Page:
Italian in Hyde Park

By JEFFREY BISHKU-AYKUL
Assistant to the Editor

Chef Matthias Merges will open his third restaurant, the widely-anticipated northern Italian-inspired A10, next Tuesday, Nov. 5, at 1462 E. 53rd St.

Named after the highway connecting northern Italy and southern France, A10 will have a menu that includes 35 dinner items, 21 lunch offerings and 18 brunch specialties. Lunch and dinner will be served Mondays through Saturdays, and only brunch on Sundays, from 10:30 a.m. to 8 p.m.

“We always wanted to be here, and it was the right time,” said Merges, who was invited to set up shop by the U. of C. in early 2012.

A10 will employ almost 50 people and fit around 100 seats, including 18 seats at the bar. Merges is also seeking a permit next spring for a 50 seat patio along the restaurant’s north and east sides. “We love the exposure,” he said.

Alongside its varied fare — ranging from burgers to pizzas, made-from-scratch pastas and classic breakfast foods — A10’s menu will feature a beverage program, including wines and cocktails such as gin and tonic on tap.

“One thing about making [an] Americano, or anything with tonic in the glass, you never have the time for things to meld together, to become a little more [rich] and [full in body],” Merges said.

“We will seek that fine-dining atmosphere, but in a much more comfortable and inviting setting,” said head chef John Vermiglio. The 15-year veteran has served at Charlie Trotter’s Chicago with Merges, then the chef de cuisine. He is now the head chef at Merges’ Logan Square brunch restaurant, Billy Sunday.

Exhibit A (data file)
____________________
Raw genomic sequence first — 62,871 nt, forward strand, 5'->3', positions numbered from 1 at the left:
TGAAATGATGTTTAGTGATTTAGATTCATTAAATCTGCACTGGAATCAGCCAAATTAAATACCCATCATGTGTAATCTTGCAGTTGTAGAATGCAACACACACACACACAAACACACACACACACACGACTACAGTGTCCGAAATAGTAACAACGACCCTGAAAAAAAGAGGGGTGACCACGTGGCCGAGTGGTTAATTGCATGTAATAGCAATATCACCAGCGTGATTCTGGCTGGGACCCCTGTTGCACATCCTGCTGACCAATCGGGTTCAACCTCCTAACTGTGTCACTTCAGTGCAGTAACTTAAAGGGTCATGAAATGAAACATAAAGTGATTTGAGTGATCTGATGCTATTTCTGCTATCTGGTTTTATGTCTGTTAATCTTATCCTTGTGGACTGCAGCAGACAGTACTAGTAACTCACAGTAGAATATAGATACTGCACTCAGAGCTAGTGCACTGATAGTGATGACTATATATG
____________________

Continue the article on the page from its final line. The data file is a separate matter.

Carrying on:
“The level that I want to operate at, is the level that he operates at,” Vermiglio said, recalling a catered event where Merges criticized his decision to served cold milk with hot coffee. “It was something so simple, but [it] had such a huge, profound impact on me.”

“The man doesn’t miss a thing, everything from the guests when they sit down to the dishwashers when they leave at night,” Vermiglio added. “Every little detail is perfectly combed over.”

The U. of C. reached out to Merges about opening a restaurant in the neighborhood in early 2012, Merges said. The move was “part of broader efforts to bring more amenities to Hyde Park, according to university Director of Communications for Civic Engagement, Calmetta Coleman.

Merges already had personal connections to the university: His father attended its graduate school and his father-in-law, the college, before serving on the board of the Divnity School.

“We’ve been visiting the area and my in-laws have been down here and lived here for quite some time,” Merges said. “We always loved the historic quality of Hyde Park.”

Merges said his team scoured Hyde Park’s real estate, and “fell in love” with the restaurant’s corner space, which served as the inspiration for the its European brasserie concept.

Merges’ restaurant holdings already include Billy Sunday and Avondale Japanese grill Yusho. He also plans to bring a second location of Yusho to 53rd Street after A10 opens, although he says it is “undetermined” when. Yusho’s future site, at 1301 E. 53rd St., currently sits in a dry precinct. Merges has petitioned the designation.

But A10’s arrival may be a sign of things to come: Merge said he expects more culinary options to grace Hyde Park.

“There’s such a buzz in the [culinary] community about Hyde Park,” Merges said. “A lot of chefs that I know are already down and looking and trying to see exactly what’s going to happen.”

“People are watching to see what happens with us and how we do. But I think there’s such great opportunity here.”

j.bishku@hpherald.com